Use surname (also known as family name), followed by initials. Where no author / artist is named, use the corporate author, i.e. the organisation responsible for the resource being published. For example Tate, or BBC.


For a book, look for the most recent copyright date, this can be found in the small print, usually a few pages in from the start or end of the book (called the copyright page). If it is a book from the library, look on the library catalogue for the book’s full details, including the date.

Webpages can be particularly difficult when trying to find a publication date. Try scrolling down to the bottom of the webpage to look for the copyright date for the whole site, and use this date instead.

If you still cannot find a date, you can use ‘no date’, e.g. (Tate, no date), but use this option with caution – can you be sure that the information is up-to-date and reliable if no publication or copyright date is given?

If in doubt, ask your librarian!


Try to be consistent with how you use capital letters, and ignore how the source (book/webpage etc.) has used them. Ideally, just the first word is capitalised:

e.g. How the world ended.

e.g. Art and design: a student guide. (note that the subtitle starts with a lower case “a”)


You only need to include this information for books or ebooks which are a 2nd edition or onwards. This is usually clearly printed on the front cover or title page of the book.

Ignore mention of any reprints, these are not revised editions.


Look for the Publisher’s head office address.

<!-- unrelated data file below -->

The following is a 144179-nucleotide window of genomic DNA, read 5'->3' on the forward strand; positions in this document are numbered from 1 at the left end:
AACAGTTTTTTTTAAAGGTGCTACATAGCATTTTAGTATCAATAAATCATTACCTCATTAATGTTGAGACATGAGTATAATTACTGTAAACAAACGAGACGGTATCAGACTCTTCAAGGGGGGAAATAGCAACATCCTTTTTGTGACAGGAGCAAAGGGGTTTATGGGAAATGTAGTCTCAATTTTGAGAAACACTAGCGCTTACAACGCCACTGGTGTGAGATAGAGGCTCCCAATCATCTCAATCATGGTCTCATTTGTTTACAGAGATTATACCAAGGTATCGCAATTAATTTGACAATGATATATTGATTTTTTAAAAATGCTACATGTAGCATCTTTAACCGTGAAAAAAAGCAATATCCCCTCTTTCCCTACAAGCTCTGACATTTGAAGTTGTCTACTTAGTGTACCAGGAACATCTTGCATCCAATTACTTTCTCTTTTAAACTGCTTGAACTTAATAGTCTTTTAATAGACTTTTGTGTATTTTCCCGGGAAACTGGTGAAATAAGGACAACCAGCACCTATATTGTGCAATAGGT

If multiple locations (e.g. London, New York, Paris) – include the city most local to you (i.e. London) or just use the first city on the list. You do not need to include the whole list of locations in your reference.

Page numbers

These only appear in your in-text citations, as the whole source (book, ebook, journal etc.) is then referenced in your bibliography.

What should my bibliography look like?

Here’s a sample bibliography – note that all references are listed alphabetically by surname in one long list.


Ackling, R. (1978) Five sunsets in one hour [Burnt lines on board and transfer lettering on card]. Available at: (Accessed: 16 June 2017).

Carter, R., Day, B. and Meggs, P. (1993) Typographic design: form and communication. 2nd Edition. New York: Wiley.

Fahrenheit 9/11 (2004) Directed by Michael Moore [Film]. Santa Monica, Calif: Lions Gate Films.

Giant Squid Studios (2017) Abzu [Video game]. 505 Games.

Halliday, S. (2017) Britons are highest spenders on dates but Swedes keep costs down. Available at: (Accessed: 20 March 2017).

Heller, S. and Pettit, E. (1998) Design dialogues. New York: Allworth Press.

Lichtenstein, R. (1963) Whaam! [Acrylic paint and oil paint on canvas] The Tate Gallery, London.

Rand, P. (2014) Thoughts on design. San Francisco: Chronicle Books.

Strassmannn, W.P. (2000) ‘Mobility and affordability in US housing’, Urban Studies, 37(1), pp. 113-126.

Tate (2014) What makes an artist? Grayson Perry and Sarah Thornton. Available at: (Accessed: 16 June 2017).